Rush to learn English fuels quality issues

By He Na (China Daily)
Updated: 2010-08-05 07:43
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Rush to learn English fuels quality issues

Staff members of the Shanghai Expo play an English learning game with their English teachers. Wang Juliang / for China Daily 

300 yuan per day

Li Yu, a 14-year-old Beijing girl who is a second-year middle school student, joined an English training course this summer vacation. She sits through a three-hour English class every morning taught by a Chinese teacher and then a three-hour extra course taught by a foreigner who is a native English speaker.

Just for the six-hour course in English, her parents have to pay at least 300 yuan each day, but her parents said as long as their daughter can make some progress in English and can have a safe summer vacation, the money has been well spent.

China's training market has an estimated market value of 300 billion yuan ($44 billion) in 2010. Of that total, the English-training market is estimated to reach 30 billion yuan, according to sources from the National Education Development Statistical Bulletin.

Rush to learn English fuels quality issues

Various advertisements of English-training courses are posted on many streets in Beijing and other big cities across the country. More and more Chinese are eager to learn English to further their careers. Nan Shan / for China Daily 

"Just like a big tempting cake, the prospect of the English-training market never escaped the sharp eyes of investors, and many people have shown a great interest in it. New English-training institutes are registered almost every day, while others are going bankrupt. The market witnessed a sharp increase especially when China was applying to join the World Trade Organization and preparing to host the 2008 Beijing Olympic Games," said Xiao.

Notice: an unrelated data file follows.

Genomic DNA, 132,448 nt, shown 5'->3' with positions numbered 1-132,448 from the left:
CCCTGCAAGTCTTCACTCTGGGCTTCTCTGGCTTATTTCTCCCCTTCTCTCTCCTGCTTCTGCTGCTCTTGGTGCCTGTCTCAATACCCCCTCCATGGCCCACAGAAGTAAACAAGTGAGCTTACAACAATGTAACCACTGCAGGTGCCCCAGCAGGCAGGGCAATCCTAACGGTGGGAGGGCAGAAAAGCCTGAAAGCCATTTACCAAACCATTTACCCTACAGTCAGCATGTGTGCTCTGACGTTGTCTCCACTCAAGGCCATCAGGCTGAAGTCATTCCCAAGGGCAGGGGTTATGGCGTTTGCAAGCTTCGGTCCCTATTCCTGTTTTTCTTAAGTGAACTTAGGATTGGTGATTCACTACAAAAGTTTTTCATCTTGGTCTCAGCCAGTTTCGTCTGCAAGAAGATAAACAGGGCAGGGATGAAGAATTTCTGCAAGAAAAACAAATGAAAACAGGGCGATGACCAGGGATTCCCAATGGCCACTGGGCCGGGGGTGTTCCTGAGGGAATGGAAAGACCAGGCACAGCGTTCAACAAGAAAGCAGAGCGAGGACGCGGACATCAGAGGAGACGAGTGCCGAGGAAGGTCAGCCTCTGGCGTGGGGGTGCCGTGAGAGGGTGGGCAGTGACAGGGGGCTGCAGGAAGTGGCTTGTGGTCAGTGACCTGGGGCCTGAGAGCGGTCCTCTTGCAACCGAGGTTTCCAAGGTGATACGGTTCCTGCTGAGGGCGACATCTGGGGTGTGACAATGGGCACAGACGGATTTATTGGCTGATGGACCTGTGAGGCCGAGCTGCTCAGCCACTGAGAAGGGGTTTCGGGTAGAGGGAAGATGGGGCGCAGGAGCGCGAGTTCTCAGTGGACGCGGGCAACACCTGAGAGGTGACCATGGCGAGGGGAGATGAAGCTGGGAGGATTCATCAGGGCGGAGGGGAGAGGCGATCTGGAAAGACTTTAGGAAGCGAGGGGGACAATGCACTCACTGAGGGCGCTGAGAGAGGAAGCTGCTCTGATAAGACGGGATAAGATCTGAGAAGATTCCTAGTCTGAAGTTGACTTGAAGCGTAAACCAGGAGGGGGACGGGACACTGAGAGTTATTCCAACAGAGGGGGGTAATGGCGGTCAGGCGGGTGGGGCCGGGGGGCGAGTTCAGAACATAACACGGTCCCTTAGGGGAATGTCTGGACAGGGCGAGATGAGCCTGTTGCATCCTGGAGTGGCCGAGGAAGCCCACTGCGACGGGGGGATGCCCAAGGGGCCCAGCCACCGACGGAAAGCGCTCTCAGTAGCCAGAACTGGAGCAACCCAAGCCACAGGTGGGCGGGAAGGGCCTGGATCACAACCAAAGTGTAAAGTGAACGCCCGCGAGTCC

However, up to now no official data has been released on the overall number of English-training institutes and schools in China.

The market is mainly made up of four types of English-training schools and institutes: those affiliated with universities, foreign-invested training institutes, domestic well-known private training organizations, and countless small and medium-sized private training schools.

The advertisements for English-training schools and institutes can be found almost everywhere and the classrooms of these training schools are never short of students. However, even though the market is prosperous, it still has many inevitable problems.

"The industry is in urgent need of establishing a credit-rating system, which would mandate the essential requirements that an English-training institute must have, such as the education background of foreign teachers, Chinese teachers, work staff and teaching hardware," Xiao said.

"Raising the industry entry threshold is one of the best ways to standardize the English-training market and guarantee consumers' rights," Xiao said.

A student who learns incorrect English - for example, bad accents or wrong grammar - suffers a devastating disadvantage, said John Gordon, vice president of New Channel International English Group. This student will have to unlearn the bad lessons, and then grasp the correct lessons and rebuild his confidence in English, he said.

"Of course, the more English-training institutes in existence, the more choices the students and trainees have. But the key point is the choice needs to be based on qualified service, or else, they will not only waste money, but also precious time," Gordon said.

The credit-rating system should be enforced by authorities in all the English-training institutes and schools and the ratings can be the criteria for consumers' choices, he added.

Many private English-training schools and institutes require the tuition fee to be collected first, before the classes are taught. This means that students often pay several thousand yuan or even more than 10,000 yuan before the classes begin. In some cases, the schools went bankrupt and closed their doors after taking many students' money, causing outrage and demands for government intervention.